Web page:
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Current position of the SSV Corwith Cramer. Click on the vessel to view position history. Use the tools, top right, to change the map style or view data layers. Dates and times use GMT (Greenwich Mean Time).

SEA Currents: SSV Corwith Cramer

July 15, 2014

C254 Blog 15 July 2014

Stephen Brennan, Bridgewater State University


SEA Professor Dan Brayton and C-254 students study traditional small craft at the Port Rhu Maritime Museum, Douarnenez, France.

Ship's Log

47° 19.7’N x 9° 20.4’ W
2.1 kts
Light Winds SWxW

Good Morning to all back home! Stephen here, reporting on the Corwith Cramer’s daily functions. We are currently.SAILING! After motor-sailing for the last couple of days since leaving Douarnenez, everyone was getting anxious to get back under sail. The winds are finally coming at us from the west allowing us to set the Four Lowers and the JT as the sun shines over the Bay of Biscay. This morning, while I was on dawn watch, dolphins protruded out of the water around us! The fascinating creatures cruised ahead of us, exciting the crew and students alike to see such fauna in the pre-dawn moonlight. The Bay of Biscay has been relatively calm for us, though the clouds thickened yesterday and made visibility poor over a few miles away. We have been rewarded this afternoon as the sun is bright, the skies mostly clear and blue. We are currently sailing south/south west towards the heading of Finisterre, which is a prominent cape on the northern Spanish coastline. Right now, we still have the majority of the mouth of the Bay of Biscay to cross, sailing over the Biscay Abyssal Plain with the depths below us reaching over 4000meters.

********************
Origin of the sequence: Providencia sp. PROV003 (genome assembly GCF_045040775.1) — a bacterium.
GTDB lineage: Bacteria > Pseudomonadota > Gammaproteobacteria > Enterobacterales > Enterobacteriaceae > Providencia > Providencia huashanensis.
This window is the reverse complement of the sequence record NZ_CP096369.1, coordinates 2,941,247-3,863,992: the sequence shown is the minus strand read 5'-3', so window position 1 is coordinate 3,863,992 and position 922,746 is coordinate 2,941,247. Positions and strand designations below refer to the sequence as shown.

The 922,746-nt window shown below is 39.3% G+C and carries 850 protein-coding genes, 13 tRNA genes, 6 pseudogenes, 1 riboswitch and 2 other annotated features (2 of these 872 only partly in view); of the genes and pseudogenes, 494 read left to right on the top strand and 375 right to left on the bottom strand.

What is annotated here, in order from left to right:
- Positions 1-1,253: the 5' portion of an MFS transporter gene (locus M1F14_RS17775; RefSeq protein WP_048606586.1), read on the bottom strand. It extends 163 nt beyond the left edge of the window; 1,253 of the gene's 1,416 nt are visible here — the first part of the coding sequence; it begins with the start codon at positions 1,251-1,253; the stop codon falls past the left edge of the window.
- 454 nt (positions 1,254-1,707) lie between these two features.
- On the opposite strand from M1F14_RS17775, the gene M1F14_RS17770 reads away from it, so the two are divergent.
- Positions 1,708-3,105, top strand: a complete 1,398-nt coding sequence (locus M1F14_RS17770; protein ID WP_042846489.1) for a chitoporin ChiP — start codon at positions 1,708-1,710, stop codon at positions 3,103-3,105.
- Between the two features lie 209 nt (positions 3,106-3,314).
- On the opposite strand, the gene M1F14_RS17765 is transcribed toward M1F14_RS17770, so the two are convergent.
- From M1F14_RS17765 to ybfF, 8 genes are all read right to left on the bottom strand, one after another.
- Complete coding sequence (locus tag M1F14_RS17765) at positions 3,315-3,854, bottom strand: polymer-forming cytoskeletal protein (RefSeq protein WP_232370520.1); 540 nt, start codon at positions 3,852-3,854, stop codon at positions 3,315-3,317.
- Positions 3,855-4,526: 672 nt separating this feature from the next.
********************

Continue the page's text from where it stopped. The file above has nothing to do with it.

Since we were not under sail for the last few days, the crew has been going over our sailing skills when on watch, in between regular boat checks. The lovely days in port certainly pulled our attentions away from the sea for a moment, but we are all back in the routine of watches now and everyone is eager to sail again. The crew has had us drill on setting and striking the staysails, practicing our line handlings. Hoping that we can continue to get those commands and other necessary skills under our belt by the time we arrive in Lisbon, Portugal. I know for myself, that it has been a lot of work, but every chance I get to learn about the sailing operations has been an awesome experience. I’m sure the rest of the students would agree with me in being excited to do and learn more as the voyage continues.

I would like to say a quick shout out to my Mom, Dad, Cate & Sarah back home in Massachusetts! Thank you all for your support, hope you are all doing well! Love you!

- Stephen

Categories: Corwith Cramer,Historic Seaports of Western Europe, • Topics: c254  sailing • (0) Comments


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